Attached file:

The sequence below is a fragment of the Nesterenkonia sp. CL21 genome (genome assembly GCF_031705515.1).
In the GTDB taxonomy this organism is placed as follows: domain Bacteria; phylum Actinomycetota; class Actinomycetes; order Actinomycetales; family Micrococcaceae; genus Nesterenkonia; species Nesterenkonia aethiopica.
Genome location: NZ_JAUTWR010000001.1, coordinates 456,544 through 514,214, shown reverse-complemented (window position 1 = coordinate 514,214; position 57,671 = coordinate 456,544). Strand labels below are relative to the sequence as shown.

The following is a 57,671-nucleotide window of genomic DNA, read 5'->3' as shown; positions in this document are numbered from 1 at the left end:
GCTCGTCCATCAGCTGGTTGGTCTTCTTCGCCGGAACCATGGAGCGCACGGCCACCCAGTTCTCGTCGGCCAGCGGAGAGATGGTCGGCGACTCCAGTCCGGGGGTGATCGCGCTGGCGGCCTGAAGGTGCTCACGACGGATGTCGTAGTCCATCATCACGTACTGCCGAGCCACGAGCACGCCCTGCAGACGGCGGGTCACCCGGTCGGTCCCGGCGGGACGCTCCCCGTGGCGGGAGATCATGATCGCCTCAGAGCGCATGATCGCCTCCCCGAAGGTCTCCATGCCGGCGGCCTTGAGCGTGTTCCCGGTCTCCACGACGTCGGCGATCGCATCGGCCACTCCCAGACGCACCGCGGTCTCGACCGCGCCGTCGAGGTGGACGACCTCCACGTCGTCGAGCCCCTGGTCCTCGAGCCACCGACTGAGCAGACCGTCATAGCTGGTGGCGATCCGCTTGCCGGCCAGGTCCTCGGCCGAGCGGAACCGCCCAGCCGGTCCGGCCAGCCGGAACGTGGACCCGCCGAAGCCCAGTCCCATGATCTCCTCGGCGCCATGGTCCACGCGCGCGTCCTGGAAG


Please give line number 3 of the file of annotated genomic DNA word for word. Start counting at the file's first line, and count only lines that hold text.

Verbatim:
Genome location: NZ_JAUTWR010000001.1, coordinates 456,544 through 514,214, shown reverse-complemented (window position 1 = coordinate 514,214; position 57,671 = coordinate 456,544). Strand labels below are relative to the sequence as shown.